Net worth should increase
My first indicator is a financial one. Early retirement is a difficult financial proposition because the time in retirement can be very long. I retired when I was 38. I could have 50+ years of retirement ahead. Also, I only worked full-time for 16 years. That’s not a lot of time to save up for 50+ years of retirement. In contrast, traditional retirement is more balanced. People usually work for about 40 years and retire for less than 30 years. That’s much easier than early retirement.
Since the retirement timeline is so long, how do you know you’ll have enough money to last the whole retirement? The FIRE movement has a good starting point with the 4% rule, but 25x expense isn’t quite enough. The 4% rule is meant for a 30-year retirement period and conditions have changed since that study was completed. It probably won’t work for 50 years of retirement.
I started with the 4% rule, but I modified it.
- Your net worth should keep increasing until you’re 55.
This resets the withdrawal period to about 30 years. The 4% rule should work much better then.
My withdrawal strategy
We can take a look at my early retirement withdrawal strategy for reference.
This is how I planned for early retirement. We saved and invested a large portion of our income before I retired at 38. Our net worth increased sharply when we both worked full-time. After I retired, we saved less and our net worth increased at a slower pace. We’ll start drawing down sometime between 55 and 65.
This is different than traditional retirement. Normally, there are just 2 phases – accumulation and withdrawal. Early retirees should insert this extra phase into the curve. I call it the holdfast phase. Your net worth needs to keep increasing until you’re near the traditional retirement age. This makes the timeline more reasonable. The withdrawal phase will be 30-40 years, similar to traditional retirement.
How do you increase net worth after retirement?
There are many ways to increase your net worth after retirement. Here are some of them.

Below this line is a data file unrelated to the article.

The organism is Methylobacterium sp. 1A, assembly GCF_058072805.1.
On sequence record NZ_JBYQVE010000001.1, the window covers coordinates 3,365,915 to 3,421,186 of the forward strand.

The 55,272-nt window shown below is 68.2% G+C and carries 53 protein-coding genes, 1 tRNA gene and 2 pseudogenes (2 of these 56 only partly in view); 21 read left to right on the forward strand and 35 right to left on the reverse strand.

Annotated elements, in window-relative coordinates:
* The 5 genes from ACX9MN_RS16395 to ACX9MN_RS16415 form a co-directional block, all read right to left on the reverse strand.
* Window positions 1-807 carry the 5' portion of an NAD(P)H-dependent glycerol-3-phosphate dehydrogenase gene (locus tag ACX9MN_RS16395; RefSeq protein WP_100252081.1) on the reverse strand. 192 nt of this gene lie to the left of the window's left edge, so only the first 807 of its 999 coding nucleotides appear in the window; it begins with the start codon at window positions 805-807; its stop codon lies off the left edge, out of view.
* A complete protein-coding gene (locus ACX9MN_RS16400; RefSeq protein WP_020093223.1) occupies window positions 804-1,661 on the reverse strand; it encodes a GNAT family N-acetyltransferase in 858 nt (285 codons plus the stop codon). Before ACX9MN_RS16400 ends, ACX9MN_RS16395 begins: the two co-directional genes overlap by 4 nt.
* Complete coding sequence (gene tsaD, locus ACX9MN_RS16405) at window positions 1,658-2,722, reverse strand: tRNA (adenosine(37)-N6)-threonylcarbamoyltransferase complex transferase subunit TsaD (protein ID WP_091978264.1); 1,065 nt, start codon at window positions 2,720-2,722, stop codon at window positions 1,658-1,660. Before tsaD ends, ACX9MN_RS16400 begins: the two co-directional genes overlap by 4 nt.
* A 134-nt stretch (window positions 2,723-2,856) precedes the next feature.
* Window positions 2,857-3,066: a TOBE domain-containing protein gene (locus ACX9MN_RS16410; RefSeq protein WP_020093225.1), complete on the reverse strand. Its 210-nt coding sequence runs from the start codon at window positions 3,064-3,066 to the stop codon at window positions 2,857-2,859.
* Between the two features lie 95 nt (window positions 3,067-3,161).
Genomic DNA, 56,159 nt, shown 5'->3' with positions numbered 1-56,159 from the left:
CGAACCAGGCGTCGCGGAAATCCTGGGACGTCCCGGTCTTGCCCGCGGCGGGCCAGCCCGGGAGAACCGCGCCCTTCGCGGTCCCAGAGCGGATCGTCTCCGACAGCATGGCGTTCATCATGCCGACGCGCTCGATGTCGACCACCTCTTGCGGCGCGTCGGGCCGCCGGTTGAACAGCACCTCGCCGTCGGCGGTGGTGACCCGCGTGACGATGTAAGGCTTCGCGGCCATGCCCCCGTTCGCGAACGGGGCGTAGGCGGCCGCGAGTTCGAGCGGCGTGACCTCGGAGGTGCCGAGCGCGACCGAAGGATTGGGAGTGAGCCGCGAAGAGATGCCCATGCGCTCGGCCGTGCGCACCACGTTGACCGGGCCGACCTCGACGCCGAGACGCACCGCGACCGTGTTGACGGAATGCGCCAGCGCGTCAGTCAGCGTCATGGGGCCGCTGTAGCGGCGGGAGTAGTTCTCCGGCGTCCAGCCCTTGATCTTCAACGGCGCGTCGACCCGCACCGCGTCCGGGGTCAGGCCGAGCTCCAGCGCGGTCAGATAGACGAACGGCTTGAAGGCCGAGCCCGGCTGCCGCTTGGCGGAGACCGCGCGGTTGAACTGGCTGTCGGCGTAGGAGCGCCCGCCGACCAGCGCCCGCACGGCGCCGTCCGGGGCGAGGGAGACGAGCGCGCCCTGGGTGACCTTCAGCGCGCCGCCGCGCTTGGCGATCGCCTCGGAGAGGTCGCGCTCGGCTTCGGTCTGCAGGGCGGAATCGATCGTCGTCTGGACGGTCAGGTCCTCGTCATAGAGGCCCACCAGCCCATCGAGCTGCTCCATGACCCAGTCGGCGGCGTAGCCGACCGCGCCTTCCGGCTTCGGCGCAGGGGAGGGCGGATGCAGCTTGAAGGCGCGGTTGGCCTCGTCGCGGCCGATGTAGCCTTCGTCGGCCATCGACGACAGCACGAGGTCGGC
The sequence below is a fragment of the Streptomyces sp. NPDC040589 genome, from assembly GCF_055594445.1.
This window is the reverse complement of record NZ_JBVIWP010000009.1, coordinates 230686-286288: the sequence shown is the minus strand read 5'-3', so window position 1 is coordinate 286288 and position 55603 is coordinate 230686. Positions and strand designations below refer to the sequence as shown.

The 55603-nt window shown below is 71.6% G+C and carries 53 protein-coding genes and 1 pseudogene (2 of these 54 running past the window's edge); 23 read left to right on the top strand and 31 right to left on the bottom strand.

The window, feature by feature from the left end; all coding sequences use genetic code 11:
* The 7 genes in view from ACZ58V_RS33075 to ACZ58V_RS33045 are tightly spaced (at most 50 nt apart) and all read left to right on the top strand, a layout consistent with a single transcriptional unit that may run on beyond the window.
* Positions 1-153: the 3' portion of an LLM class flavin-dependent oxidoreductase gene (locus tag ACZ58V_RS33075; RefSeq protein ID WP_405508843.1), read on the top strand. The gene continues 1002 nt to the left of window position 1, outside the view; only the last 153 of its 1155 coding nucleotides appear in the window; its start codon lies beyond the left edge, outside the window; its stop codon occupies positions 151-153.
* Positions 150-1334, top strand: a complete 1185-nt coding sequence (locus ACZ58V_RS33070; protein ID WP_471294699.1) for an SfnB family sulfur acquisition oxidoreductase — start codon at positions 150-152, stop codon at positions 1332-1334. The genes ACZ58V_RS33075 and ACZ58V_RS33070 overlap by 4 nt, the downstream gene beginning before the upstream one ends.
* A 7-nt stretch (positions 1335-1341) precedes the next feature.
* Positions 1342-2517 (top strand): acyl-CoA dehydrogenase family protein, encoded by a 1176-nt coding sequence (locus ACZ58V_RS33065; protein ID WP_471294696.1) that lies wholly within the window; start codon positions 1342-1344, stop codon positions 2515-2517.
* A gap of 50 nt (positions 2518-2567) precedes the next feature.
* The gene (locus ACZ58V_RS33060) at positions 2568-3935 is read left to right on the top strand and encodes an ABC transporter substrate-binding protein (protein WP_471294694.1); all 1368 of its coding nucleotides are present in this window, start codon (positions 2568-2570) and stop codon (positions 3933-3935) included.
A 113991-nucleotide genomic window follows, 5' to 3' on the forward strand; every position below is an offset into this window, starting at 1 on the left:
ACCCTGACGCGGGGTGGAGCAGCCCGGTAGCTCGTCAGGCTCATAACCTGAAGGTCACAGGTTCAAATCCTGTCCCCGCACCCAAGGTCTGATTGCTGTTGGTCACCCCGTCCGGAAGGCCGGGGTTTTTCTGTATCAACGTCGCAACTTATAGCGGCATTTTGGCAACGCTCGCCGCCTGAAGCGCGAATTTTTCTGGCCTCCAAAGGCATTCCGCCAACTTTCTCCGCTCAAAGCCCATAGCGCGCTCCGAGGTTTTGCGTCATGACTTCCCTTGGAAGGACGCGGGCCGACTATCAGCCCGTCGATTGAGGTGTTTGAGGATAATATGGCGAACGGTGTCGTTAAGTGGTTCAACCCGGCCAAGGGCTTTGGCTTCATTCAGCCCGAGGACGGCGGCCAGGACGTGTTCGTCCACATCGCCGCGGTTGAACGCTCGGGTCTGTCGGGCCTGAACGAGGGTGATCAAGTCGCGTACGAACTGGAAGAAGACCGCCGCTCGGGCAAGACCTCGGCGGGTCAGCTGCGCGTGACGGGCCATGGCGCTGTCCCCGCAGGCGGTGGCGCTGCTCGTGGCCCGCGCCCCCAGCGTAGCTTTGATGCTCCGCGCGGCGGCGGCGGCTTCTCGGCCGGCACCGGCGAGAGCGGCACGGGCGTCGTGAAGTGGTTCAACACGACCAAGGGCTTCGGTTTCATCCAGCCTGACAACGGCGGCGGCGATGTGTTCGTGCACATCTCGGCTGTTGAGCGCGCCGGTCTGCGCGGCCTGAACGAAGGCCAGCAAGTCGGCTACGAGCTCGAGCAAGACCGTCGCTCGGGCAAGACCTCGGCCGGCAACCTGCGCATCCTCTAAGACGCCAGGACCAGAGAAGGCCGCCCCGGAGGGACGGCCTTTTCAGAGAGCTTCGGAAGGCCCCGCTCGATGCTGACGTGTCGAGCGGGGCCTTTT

- Lower the withdrawal rate. If you set your withdrawal rate to 2%, your net worth probably will keep increasing. Most years, your investment returns will be better than 2%.
- Work part-time. Most people assume you shouldn’t work at all after early retirement. That’s false. Work is great if you can do it on your own terms. If you can find work that you enjoy, that’s way better than doing nothing. Coincidently, it’s much easier to find work that you like when money isn’t a big consideration.
- Stagger retirement. My wife still works and this enables us to save. She likes working and she’s not ready to retire yet. This works out very well for us. If you can swing this kind of staggered retirement, then go for it. Next year, she’ll take a year off to see if early retirement is a good fit for her.
- High investment returns. If you’re a great investor, you can cover your cost of living and have some left to reinvest. Unfortunately, I’m a mediocre investor so I focus on living modestly instead.
If you can keep your net worth increasing until you’re 55, then early retirement will be fine financially. Of course, some years won’t be as good. Your net worth might dip a bit when the stock market has a down year, but it should trend up over time.
You should be healthier
This one is a bit of a crapshoot, but you should be healthier after early retirement.
You’ll have more time to take care of yourself when you don’t have to work full-time. You can eat healthy meals, exercise more, and take care of any health issue early. I had many physical and mental issues near the end of my engineering career. My back and shoulders hurt constantly, I had panic attacks, depression, and more. Forcing my body to work in a job I loathed screwed up my health. After I retired from my engineering career, I took better care of myself and my health improved tremendously.
Of course, you can’t defy time. Most of us will have more health issues as we age. One recent retiree (reader) developed lupus and this is going to derail her retirement. If I developed a serious chronic health issue, I might have to think about going back to work, too. Healthcare is a huge problem in the United States.
You should be happier
Lastly, you should be happier after early retirement.
This one is subjective, but you should be able to judge your happiness. Most people are very happy in the initial honeymoon period of retirement. The question is whether your happiness continues to be high. Surprisingly, many people are happier working than being retired. I think this largely depends on your personality. Some people just enjoy the structure and objectives that work provides.